Until now, I have always suggested that customers estimate battery life, cut the estimate in half, and use that figure to create their battery replacement schedules. This is wasteful in both labour and batteries, not to mention not very environmentally friendly. In my defence, there wasn’t much in alternatives.

The TLM also allows for remote management. Since that management is at the platform level, I assume it’s manufacturer-agnostic too. YAY!

Eddystone-EID, Game-Changer #3

Before I describe this frame, I must say that it has not yet been implemented, so take what I write here with a grain of salt, a big one. Google says “it may change” which means it most definitely will.

EID stands for Ephemeral Identifier. Think of it as a Beacon Access card allowing only authorized users to access it. How cool is that? At this point, there is not much data available on what it will do, and how you can make it do it, but I can see several uses for it right off the top of my head.


I recently wrote a post entitled “6 Reasons Your Awesome Engagement is Creeping People Out.” Eddystone-URL, with its simplicity may push #1, 4, 5, and 6 to their breaking points. In fairness to Google, there may be something at the OS level that protects against this, but I have seen no mention of it (which falls under # 6, not understanding the technology, but then again, at this point, who does?).

1 & 4: Engaging too often and too soon

Beacons don’t know or care if their message has been heard. They also transmit, if configured as suggested, 3 times a second. Does that mean I’ll get a bunch of notifications just for walking by your store? Will I get 3600 notifications if I stay twenty minutes? If you have 5 beacons, will I get 18,000 notifications?? There must be something that exists to prevent this occurrence, but I can’t say for sure that it does.

Just to say, one manufacturer told me that notifications will be sent to the notification panel on phone screens. Another told me that there are no notifications sent at all and that everything is pulled by the user, which makes sense but tends to reduce effectiveness. Yet another manufacturer posts on their web site, “Eddystone-URL links can appear on a user’s lock screen, but it does not push notifications to users. (Worth mentioning: Google’s “service worker” technology may evolve to allow browsers to send push notifications from a website, but that technology is not available now.)”

Not quite satisfied with those answers I popped over to Github. Digging around in there I found not one, but three wait() functions. The tech is public, and not everyone is a rock star coder. I worry that the technology’s simplicity may lead to poor implementations that drive consumers away. Even if no notifications are pushed now, it’s likely only a matter of time before they are.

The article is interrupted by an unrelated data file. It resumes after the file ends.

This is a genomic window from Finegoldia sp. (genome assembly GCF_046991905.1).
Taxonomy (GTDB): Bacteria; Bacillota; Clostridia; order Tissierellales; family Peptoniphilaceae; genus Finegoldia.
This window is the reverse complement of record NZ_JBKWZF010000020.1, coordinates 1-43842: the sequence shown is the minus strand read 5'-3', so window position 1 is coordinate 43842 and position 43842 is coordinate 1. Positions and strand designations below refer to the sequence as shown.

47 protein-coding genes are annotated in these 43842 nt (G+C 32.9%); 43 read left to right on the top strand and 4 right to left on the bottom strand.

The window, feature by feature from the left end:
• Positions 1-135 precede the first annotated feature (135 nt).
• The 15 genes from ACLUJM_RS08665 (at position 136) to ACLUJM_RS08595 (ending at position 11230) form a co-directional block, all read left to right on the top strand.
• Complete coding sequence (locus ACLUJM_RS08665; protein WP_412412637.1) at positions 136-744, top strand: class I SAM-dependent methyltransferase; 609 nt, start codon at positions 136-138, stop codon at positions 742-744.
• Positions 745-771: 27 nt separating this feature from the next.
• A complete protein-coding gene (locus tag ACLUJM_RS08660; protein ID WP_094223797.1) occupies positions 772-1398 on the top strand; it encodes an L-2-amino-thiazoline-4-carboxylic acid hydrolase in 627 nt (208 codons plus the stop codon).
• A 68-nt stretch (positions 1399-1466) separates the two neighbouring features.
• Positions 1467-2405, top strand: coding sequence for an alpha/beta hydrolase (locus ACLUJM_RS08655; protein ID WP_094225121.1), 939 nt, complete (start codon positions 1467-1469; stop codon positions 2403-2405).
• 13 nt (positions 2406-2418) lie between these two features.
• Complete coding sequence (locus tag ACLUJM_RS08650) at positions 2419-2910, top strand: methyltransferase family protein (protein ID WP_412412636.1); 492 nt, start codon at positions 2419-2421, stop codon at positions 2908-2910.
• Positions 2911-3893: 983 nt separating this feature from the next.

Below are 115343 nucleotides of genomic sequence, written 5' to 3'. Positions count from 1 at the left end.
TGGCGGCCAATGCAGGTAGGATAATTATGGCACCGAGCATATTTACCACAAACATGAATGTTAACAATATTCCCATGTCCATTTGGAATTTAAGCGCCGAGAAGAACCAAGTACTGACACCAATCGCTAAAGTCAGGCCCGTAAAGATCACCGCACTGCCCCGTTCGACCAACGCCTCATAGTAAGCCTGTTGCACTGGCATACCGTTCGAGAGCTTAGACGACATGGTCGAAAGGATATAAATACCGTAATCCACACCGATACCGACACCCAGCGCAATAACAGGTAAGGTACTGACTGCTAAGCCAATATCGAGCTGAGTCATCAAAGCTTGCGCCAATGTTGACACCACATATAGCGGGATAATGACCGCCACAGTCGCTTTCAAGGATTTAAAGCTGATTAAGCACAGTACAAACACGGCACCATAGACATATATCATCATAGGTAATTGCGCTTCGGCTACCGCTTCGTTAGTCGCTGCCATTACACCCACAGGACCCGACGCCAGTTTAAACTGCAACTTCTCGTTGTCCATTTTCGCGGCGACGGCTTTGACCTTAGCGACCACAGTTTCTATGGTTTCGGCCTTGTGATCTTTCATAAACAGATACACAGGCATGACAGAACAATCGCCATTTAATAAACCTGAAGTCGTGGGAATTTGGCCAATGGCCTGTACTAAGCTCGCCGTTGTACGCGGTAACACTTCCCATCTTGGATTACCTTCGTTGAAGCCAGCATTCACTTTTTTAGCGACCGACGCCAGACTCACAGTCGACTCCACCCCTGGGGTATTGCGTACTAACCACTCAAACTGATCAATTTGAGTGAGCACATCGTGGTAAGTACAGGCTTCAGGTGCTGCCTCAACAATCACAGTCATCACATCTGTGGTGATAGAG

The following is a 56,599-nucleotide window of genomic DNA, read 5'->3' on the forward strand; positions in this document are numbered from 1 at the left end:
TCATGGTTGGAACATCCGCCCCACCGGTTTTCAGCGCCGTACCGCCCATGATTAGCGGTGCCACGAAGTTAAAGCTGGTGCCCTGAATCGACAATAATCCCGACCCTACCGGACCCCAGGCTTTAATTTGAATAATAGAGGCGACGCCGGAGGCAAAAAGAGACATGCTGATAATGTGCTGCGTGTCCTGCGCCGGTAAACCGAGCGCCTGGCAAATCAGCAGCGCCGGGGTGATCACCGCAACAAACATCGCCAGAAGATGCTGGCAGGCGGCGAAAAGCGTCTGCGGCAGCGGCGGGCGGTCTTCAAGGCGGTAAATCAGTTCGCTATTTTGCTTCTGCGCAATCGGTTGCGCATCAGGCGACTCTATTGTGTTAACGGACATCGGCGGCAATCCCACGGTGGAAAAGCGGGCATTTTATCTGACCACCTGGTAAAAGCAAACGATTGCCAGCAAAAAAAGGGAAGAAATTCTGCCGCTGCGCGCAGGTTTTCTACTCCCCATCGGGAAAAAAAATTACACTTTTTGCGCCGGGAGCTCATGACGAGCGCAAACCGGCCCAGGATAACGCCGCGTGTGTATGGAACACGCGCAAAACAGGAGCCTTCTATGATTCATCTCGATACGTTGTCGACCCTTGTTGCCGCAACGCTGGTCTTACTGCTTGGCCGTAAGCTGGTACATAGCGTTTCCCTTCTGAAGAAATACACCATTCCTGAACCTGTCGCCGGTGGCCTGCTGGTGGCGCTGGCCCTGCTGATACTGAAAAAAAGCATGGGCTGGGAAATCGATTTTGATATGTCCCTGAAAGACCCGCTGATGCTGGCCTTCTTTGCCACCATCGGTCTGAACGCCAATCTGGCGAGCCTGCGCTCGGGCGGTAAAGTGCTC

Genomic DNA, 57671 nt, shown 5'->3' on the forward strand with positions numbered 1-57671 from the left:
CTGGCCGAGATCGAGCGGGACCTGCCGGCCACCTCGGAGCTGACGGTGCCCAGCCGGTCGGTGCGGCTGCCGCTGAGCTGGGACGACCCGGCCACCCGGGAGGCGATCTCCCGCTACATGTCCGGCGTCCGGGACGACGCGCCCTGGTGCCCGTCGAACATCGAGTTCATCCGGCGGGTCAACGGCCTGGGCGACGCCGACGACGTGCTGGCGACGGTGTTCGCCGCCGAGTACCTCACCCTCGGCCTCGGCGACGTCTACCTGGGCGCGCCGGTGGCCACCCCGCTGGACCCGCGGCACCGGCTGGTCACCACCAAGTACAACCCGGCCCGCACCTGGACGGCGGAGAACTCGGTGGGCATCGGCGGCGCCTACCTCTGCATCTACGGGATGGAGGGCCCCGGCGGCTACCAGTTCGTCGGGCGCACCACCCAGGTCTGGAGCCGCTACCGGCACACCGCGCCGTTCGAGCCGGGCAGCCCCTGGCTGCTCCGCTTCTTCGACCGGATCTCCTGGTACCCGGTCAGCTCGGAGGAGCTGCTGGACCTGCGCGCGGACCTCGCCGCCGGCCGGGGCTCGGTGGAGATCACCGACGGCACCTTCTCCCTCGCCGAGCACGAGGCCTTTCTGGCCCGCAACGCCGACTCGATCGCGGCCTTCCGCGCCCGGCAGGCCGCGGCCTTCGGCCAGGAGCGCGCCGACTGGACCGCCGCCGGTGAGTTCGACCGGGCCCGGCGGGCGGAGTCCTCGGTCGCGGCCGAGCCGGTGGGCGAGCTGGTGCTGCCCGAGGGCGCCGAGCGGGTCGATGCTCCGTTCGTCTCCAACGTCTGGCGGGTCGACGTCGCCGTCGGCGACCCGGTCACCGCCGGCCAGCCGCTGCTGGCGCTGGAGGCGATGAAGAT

5: Ignoring big numbers

Beacon technology is cheap. It’s so cheap that I can see Eddystone-URL beacons added to vending machines, posters, booths in trade shows, real estate signs, as well as silly things like dog collars and key chains. It’s so cheap that Facebook is giving it away (Place Tips). A full-blown implementation is within the reach of the smallest business, and that scares the living daylights out of me.

Someone might say that hitting a consumer with five or six silent notifications is no big deal. It’s not like we are forcing them to do anything. They can get rid of the notification by just swiping it away.

Ok, that true. Have you considered that you are not the only retailer who will use this very cheap and accessible technology? If I get just five notifications from you and five more from each of your mall neighbours, I could easily end up with 1,000 notifications that I have to swipe off my phone!

If this is the case, then the biggest market this technology will create is for geo-fencing apps that cut Bluetooth off while in shopping areas.

A possible solution

Why not auto-delete the notifications after, say 15 seconds? If I’m still in range, they will pop right back on. If I am not, they won’t. Problem solved.


Right now, Eddystone seems to offer many advantages. Documentation is light. I am unsure if its potential for alienating customers is worth the risk. I guess I’ll just have to order a Developers’ Kit and test the heck out of it. That, I think, is its biggest strength. Eddystone is public via Github. New functions and features will shortly start popping up like crazy. Someone will add direct notification because it sounds like a great idea. Hopefully, someone else will address notification-overload. This is a technology that deserves to survive. Let’s not screw it up.


Editor: Paul writes a lot about technology via Linkedin. While this is not expressly about digital signage, Beacons are a big part of the conversation these days and this post does a great job of explaining what Eddystone is all about. So I asked if it could run in Sixteen:Nine, as well.